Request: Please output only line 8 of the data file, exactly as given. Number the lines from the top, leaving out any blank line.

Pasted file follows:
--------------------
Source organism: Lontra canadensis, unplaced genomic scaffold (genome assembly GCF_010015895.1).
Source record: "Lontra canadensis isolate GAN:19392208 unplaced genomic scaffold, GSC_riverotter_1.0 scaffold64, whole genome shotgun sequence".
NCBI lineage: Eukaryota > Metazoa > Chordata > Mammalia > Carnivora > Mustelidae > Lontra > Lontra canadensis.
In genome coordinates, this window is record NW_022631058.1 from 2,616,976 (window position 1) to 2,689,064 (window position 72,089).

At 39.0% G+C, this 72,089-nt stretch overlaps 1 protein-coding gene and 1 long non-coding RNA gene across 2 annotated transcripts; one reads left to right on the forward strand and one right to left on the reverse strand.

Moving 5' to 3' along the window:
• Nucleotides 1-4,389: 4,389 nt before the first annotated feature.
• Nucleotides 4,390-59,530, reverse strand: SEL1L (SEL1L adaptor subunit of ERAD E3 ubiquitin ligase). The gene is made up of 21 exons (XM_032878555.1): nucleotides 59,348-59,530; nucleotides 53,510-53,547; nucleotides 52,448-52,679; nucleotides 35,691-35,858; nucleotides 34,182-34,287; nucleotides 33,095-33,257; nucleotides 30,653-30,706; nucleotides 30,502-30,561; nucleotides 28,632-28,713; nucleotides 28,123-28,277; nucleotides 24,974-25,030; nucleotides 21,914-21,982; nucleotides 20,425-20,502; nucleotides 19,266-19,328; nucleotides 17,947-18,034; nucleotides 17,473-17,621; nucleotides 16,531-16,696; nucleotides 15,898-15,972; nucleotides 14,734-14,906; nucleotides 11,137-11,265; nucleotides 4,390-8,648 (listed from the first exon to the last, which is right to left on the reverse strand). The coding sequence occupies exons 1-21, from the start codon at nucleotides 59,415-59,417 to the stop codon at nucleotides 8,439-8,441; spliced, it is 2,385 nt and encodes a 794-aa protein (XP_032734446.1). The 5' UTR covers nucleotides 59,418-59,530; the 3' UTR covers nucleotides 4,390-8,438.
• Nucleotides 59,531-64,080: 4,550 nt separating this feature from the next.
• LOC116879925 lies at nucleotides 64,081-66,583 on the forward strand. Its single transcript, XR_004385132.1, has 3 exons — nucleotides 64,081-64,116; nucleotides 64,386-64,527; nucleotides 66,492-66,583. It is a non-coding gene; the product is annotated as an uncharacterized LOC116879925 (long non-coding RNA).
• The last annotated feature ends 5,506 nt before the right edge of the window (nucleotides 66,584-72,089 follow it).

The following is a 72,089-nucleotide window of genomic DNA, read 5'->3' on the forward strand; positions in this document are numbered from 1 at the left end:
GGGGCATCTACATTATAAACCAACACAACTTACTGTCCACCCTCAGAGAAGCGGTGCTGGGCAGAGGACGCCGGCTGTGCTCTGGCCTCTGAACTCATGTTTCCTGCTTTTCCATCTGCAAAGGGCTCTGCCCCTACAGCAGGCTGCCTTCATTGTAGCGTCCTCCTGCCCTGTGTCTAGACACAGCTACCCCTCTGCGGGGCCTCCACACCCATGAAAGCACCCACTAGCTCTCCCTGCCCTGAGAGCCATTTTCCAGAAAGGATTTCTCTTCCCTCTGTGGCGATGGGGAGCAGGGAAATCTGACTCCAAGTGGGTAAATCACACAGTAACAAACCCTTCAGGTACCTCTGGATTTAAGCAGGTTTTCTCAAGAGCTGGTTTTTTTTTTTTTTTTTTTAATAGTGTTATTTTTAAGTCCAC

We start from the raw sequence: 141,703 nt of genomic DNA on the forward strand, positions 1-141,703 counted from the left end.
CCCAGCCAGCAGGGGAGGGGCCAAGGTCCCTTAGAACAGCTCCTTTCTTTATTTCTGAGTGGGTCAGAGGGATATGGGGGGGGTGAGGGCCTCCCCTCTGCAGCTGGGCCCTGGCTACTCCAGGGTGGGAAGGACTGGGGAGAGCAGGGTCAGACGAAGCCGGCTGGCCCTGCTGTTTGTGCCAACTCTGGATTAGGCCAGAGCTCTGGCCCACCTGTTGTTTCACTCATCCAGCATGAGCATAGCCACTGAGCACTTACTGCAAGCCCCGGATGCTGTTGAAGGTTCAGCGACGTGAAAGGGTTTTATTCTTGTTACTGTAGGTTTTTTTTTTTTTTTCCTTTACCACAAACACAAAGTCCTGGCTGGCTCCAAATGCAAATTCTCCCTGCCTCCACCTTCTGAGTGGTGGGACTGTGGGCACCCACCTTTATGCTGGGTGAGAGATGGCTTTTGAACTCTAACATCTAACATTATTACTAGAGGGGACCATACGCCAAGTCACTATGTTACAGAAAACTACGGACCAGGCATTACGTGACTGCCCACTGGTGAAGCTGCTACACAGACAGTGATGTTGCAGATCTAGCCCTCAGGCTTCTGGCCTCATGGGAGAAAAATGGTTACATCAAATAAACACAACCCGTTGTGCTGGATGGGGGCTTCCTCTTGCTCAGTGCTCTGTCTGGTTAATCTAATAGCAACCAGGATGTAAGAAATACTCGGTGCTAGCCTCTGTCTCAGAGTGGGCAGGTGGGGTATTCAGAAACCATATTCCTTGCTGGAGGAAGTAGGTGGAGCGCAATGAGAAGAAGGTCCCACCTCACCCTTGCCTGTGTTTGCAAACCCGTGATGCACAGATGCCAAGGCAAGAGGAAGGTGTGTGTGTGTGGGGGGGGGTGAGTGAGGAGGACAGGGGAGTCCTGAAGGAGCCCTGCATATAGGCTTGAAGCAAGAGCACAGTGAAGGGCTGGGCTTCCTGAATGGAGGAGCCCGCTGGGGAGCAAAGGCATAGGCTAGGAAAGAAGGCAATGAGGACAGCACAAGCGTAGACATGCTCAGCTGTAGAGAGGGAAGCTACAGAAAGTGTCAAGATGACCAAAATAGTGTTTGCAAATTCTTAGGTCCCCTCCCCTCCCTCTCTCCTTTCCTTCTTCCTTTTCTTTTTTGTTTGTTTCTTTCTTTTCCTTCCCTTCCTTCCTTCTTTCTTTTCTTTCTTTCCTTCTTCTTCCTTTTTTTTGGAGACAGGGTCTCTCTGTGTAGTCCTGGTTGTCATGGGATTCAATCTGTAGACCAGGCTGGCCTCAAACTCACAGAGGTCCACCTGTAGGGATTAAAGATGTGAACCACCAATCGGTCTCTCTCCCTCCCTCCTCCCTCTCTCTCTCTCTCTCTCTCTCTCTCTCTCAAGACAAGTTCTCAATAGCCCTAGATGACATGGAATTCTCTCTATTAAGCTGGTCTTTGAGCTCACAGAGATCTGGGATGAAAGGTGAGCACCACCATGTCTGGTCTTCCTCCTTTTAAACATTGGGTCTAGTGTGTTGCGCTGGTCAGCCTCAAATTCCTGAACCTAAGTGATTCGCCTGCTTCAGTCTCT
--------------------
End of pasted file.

• Nucleotides 4,390-59,530, reverse strand: SEL1L (SEL1L adaptor subunit of ERAD E3 ubiquitin ligase). The gene is made up of 21 exons (XM_032878555.1): nucleotides 59,348-59,530; nucleotides 53,510-53,547; nucleotides 52,448-52,679; nucleotides 35,691-35,858; nucleotides 34,182-34,287; nucleotides 33,095-33,257; nucleotides 30,653-30,706; nucleotides 30,502-30,561; nucleotides 28,632-28,713; nucleotides 28,123-28,277; nucleotides 24,974-25,030; nucleotides 21,914-21,982; nucleotides 20,425-20,502; nucleotides 19,266-19,328; nucleotides 17,947-18,034; nucleotides 17,473-17,621; nucleotides 16,531-16,696; nucleotides 15,898-15,972; nucleotides 14,734-14,906; nucleotides 11,137-11,265; nucleotides 4,390-8,648 (listed from the first exon to the last, which is right to left on the reverse strand). The coding sequence occupies exons 1-21, from the start codon at nucleotides 59,415-59,417 to the stop codon at nucleotides 8,439-8,441; spliced, it is 2,385 nt and encodes a 794-aa protein (XP_032734446.1). The 5' UTR covers nucleotides 59,418-59,530; the 3' UTR covers nucleotides 4,390-8,438.